Remembrance, then, needs to take a high place for the Christian. If we forget what God has done for us, we lose the purpose of His coming, we lose the way of reconciliation with God which He provided.

Another thing Asaph paired with remembrance was telling—specifically telling the next generation.

I will open my mouth in a parable;
I will utter dark sayings of old,
Which we have heard and known,
And our fathers have told us.
We will not conceal them from their children,
But tell to the generation to come the praises of the LORD
,
And His strength and His wondrous works that He has done. (Ps. 78:2-4, emphasis mine.)

Of course a person can’t tell something he doesn’t remember, so the telling starts with the remembering.

How often the prophets admonished the people of Israel for forgetting God, His covenant, His law, His Sabbaths. No wonder Jesus instituted Communion as a way to remember. We are a forgetful people, more mindful of what’s happening today than what Jesus accomplished all those years ago.

So to help us remember, God gave us His word, written down so we could know for sure what He said and what He meant. He gave us the symbols of bread and wine and the rituals of eating and drinking. How easy, how common, how routine.

And I think that’s the point. Jesus didn’t demand we go on some long, hard pilgrimage or pay some enormous portion of our income in order to connect with Him. For one thing, he doesn’t want a part of our time or product. He wants our whole lives. All of us. Each moment, not just Sunday. Every dime, not just a tithe.

So in the simple acts of eating bread and drinking wine, everyday kinds of things, Jesus says, Remember. And in the remembering resides praise!

This post is a revised version of one that first appeared here in January 2014.

Truth And Love


Instead of starting with Love or even with Truth, I want to start with a discussion of post-truth.

Post-truth: adjective

Relating to or denoting circumstances in which objective facts are less influential in shaping public opinion than appeals to emotion and personal belief.

‘in this era of post-truth politics, it’s easy to cherry-pick data and come to whatever conclusion you desire’

‘some commentators have observed that we are living in a post-truth age’ (English Oxford Living Dictionaries)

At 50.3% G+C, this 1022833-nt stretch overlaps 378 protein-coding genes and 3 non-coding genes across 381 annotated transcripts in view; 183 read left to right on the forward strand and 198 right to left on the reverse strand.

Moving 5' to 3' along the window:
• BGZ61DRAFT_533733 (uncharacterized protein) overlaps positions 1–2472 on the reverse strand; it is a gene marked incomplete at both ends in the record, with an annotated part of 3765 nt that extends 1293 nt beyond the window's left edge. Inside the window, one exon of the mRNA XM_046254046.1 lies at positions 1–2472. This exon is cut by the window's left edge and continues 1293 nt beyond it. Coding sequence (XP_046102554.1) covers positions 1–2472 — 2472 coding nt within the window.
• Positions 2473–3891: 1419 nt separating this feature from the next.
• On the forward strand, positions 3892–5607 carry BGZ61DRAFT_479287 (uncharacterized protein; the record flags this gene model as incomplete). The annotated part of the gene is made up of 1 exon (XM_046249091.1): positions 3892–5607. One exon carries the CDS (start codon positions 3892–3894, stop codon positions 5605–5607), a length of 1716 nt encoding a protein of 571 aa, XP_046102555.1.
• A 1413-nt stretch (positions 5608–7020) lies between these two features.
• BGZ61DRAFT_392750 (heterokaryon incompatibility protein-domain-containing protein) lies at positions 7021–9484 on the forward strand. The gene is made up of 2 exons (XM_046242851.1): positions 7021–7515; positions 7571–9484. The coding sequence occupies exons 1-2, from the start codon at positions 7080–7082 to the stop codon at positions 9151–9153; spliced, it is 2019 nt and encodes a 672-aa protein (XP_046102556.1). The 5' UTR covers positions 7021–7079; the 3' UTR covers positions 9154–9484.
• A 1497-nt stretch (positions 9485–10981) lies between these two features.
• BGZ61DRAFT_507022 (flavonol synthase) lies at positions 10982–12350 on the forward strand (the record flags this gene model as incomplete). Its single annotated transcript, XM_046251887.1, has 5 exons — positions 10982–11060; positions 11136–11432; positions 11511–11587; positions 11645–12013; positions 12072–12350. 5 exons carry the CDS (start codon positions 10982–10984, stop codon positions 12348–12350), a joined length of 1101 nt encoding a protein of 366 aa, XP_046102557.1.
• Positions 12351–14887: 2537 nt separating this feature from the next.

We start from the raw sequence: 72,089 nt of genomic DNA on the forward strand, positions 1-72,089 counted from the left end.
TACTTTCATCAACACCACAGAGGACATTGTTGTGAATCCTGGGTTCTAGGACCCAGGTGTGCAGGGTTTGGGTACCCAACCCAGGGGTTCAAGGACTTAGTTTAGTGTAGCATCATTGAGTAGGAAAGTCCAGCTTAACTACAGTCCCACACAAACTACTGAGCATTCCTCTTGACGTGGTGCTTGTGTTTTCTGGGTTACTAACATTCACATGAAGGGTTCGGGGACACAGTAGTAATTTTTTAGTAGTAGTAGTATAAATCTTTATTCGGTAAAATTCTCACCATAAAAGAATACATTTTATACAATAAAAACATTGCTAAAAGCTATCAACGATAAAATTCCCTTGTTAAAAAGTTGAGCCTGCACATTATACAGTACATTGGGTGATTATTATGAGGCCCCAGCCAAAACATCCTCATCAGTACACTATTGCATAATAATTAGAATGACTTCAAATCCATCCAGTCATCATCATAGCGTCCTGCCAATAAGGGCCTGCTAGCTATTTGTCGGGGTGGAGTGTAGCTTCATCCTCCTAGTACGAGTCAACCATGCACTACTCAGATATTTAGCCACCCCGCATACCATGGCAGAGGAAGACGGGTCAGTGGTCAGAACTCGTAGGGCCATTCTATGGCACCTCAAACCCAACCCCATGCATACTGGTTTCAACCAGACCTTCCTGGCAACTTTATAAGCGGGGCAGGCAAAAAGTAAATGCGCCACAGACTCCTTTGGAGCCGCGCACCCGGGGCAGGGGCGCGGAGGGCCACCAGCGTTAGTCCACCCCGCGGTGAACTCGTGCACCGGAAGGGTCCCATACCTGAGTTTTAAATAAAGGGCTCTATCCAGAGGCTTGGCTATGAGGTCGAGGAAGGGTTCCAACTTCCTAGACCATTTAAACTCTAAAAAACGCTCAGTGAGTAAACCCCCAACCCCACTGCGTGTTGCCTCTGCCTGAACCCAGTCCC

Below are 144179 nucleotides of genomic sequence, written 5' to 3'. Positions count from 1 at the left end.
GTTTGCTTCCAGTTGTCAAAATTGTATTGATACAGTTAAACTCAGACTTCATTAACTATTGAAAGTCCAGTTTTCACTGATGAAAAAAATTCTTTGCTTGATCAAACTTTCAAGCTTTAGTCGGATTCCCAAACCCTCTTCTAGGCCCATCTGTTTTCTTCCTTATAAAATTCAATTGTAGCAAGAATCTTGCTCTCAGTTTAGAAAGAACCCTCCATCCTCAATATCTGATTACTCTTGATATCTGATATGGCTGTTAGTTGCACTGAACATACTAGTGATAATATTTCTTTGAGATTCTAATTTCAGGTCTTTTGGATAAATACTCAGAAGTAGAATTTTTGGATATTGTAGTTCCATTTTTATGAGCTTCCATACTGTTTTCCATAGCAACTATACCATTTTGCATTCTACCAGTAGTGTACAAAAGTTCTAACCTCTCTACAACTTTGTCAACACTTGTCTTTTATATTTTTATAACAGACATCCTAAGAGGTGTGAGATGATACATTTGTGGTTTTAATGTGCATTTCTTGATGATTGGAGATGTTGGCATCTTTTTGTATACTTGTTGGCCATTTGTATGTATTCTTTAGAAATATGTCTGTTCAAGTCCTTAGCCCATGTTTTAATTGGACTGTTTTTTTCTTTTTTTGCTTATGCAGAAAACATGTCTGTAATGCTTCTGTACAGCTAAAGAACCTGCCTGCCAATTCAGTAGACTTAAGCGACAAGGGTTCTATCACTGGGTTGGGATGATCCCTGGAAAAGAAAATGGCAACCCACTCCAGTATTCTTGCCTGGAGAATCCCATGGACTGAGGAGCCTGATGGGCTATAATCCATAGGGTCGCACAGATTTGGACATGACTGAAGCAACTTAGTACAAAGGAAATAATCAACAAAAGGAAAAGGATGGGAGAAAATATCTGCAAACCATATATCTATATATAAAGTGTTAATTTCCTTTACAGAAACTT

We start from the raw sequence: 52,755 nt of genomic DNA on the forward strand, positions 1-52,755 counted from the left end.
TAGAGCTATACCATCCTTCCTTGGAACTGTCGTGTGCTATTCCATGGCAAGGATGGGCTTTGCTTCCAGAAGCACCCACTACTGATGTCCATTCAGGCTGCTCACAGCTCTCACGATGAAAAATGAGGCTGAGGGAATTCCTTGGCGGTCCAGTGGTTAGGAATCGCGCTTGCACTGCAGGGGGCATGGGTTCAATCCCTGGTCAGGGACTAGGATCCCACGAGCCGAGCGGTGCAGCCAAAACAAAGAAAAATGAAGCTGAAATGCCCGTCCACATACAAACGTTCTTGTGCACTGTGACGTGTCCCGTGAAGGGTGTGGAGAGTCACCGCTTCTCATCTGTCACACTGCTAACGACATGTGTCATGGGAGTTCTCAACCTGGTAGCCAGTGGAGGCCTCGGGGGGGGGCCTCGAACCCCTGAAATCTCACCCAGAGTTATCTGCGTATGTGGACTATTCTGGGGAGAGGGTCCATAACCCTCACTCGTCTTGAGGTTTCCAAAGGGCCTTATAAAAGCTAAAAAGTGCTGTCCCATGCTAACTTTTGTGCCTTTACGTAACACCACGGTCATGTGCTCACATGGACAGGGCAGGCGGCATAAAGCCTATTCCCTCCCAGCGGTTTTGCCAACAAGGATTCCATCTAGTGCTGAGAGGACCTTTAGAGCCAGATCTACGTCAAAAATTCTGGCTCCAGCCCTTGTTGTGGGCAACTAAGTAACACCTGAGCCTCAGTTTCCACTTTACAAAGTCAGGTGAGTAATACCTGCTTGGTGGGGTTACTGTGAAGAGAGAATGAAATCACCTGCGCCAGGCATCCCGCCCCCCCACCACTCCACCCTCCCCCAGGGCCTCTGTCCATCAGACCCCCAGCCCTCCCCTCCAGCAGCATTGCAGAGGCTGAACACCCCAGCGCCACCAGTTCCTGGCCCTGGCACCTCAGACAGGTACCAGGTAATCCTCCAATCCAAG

As it happens, the Oxford Dictionary picked post-truth as their Word of the Year for 2016. Fitting, some might say. Truth is having a hard time because so many politicians and media people and Washington insiders lie regularly.

But there’s more to that definition: in place of facts we’re apparently forming our opinions based on our beliefs. Which implies that our beliefs are already divorced from facts. So we’re believing something because . . . ? What’s the basis for our beliefs if not something we can label as True?

Are we believing what makes us feel good? I believe I’ll win the lottery. I believe it will not rain this weekend. I believe the Dodgers will win the World Series this year. I believe I’ll sell my fantasy series for a six figure advance. Silly stuff, that. Those aren’t beliefs, though they’ve been framed as belief statements. They would more accurately be called wishful thinking or pipe dreams—unattainable, unlikely, or fanciful desires.

Truth is not part of that kind of wishful thinking.

But clearly our society has moved belief out of the camp of truth and into the camp of post-truth.

Yet Jesus, standing with his disciples turned to Thomas, the doubter, and said, “I am the way, the truth, and the life. No one comes to the Father except through Me.” (John 14:6; emphasis mine) He went on to say that if they’d seen Him, they’d seen the Father. So Jesus is Truth, ergo, God is Truth. Essentially He said, You’re looking at God, who happens to be Truth.

But God is also Love. As it happens, Jesus is the proof, the evidence, the tipping point that demonstrates God’s attribute of Love:

The one who does not love does not know God, for God is love. By this the love of God was manifested in us, that God has sent His only begotten Son into the world so that we might live through Him. In this is love, not that we loved God, but that He loved us and sent His Son to be the propitiation for our sins. (1 John 4:8-10; emphasis mine).

In other words, when God sent Jesus, He demonstrated to the world that He is Love.